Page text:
How to Breed Your Female Dog Successfully
Do you know how to breed your female dog? A female dog will have her first heat cycle from 4 months of age up to the second year (tiny dogs come into heat early, so the first heat can depend on the size and the breed), but although she can get pregnant that early, she should not be bred until her second or third estrus.
After that first cycle, she will come into heat about every six months, but it can vary from 4 to 12 months.
Before Breeding Your Dog
- Make sure that have a home for any puppies that will be born. There are already too many puppies and adult dogs being killed at animal shelters, so you should not breed your dog just because she is nice or you want to show the kids the miracle of birth.
- If you are sure that you want to put your dog through this process, take her in to your regular veterinarian for a health exam before you start.
- Have her blood tested for any genetic diseases the breed is affected by.
- Have her hips or other potential problem joints x-rayed and certified.
- Contact the owner of the male dog so that he or she knows the approximate date you will be bringing your female dog.
Is My Dog Ready?
If you have been watching your dog carefully you will know when she is ready to be bred. The “spotting” that she has been doing around the house will first turn clear, and then might stop altogether. That is when your dog will stand and allow a male to mount and breed her.
Some breeders recommend having vaginal smears completed before breeding so that you will be aware of the best breeding date. Others have vaginal swabs done both before heat and during the first few days of her heat cycle. The most accurate way of determining her best breeding date would be a progesterone assay. You can have this test done by your local veterinarian. Your dog will have her blood sample taken every one or two days and when the level of progesterone peaks she will be ovulating and should be bred.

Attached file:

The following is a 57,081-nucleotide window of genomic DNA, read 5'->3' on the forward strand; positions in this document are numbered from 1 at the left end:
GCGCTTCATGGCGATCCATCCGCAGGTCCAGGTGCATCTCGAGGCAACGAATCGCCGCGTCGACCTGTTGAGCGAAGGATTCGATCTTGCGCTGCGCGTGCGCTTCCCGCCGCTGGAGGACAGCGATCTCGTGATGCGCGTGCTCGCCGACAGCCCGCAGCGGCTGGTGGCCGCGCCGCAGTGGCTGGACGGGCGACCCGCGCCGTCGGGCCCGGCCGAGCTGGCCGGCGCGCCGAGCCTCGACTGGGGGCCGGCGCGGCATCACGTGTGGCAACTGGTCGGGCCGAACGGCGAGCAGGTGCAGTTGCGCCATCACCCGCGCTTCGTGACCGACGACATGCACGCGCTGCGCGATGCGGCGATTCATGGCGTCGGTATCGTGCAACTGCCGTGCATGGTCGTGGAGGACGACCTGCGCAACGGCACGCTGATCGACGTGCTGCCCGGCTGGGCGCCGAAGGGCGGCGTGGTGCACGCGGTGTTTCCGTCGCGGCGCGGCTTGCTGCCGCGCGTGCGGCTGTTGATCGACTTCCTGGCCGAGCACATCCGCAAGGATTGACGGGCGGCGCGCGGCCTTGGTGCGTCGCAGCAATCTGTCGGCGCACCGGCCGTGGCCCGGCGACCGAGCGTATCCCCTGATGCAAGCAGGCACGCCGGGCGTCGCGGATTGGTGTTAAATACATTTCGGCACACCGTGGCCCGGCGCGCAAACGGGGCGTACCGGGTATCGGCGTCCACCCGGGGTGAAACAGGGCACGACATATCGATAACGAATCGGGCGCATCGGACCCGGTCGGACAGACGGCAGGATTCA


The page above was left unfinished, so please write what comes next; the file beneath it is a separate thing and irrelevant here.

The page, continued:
How Often Should the Male Breed Her?
If you are using frozen sperm (artificial insemination), knowing the time of ovulation is important, but if a male is available this is not really necessary. The sperm will last inside her for about 5-7 days so if you breed her as soon as she is willing to stand, then breed her again every two or three days until she is no longer willing to allow the male to mount, all of her eggs will be fertilized. Healthy sperm will be present inside her when she ovulates (and the eggs are too immature to be penetrated), when the eggs are ripe, and even later when the eggs are dying.
If your female dog will not stand to be bred there are several possibilities. She may not even be in heat, but if you are sure she is the most likely problem is that she does not want to mate with the male. A female that does not want to mate with a male will need a little assistance.
If you have an experienced breeder working with you, they can show you the best way to restrain your dog. If you are not working with a breeder, be careful as it can be dangerous for you and for the dog.
What Should I Do During the Breeding?
Stay with your dogs during breeding. My Siberian Huskies always knew what to do and never required any interference. When dealing with some breeds, though, you will need to support the female (so that she does not collapse under the weight of the male) or even lift the male up into place.
The male will mount the female and the bulbis glandis will swell so that he is “tied” to the female for about twenty minutes (it may be as short as two minutes or as long as half an hour). He will usually swing a back leg over and will stand, tied with the female in a tail-to-tail position.
Do not separate your female from the male at this point. Do not yell at them, throw water on them, pour ice on them, or try any of the other crude methods I have heard about over the years.
Stay close and keep the female from rolling around and damaging the male, but do not try to separate them. It will all be over soon enough.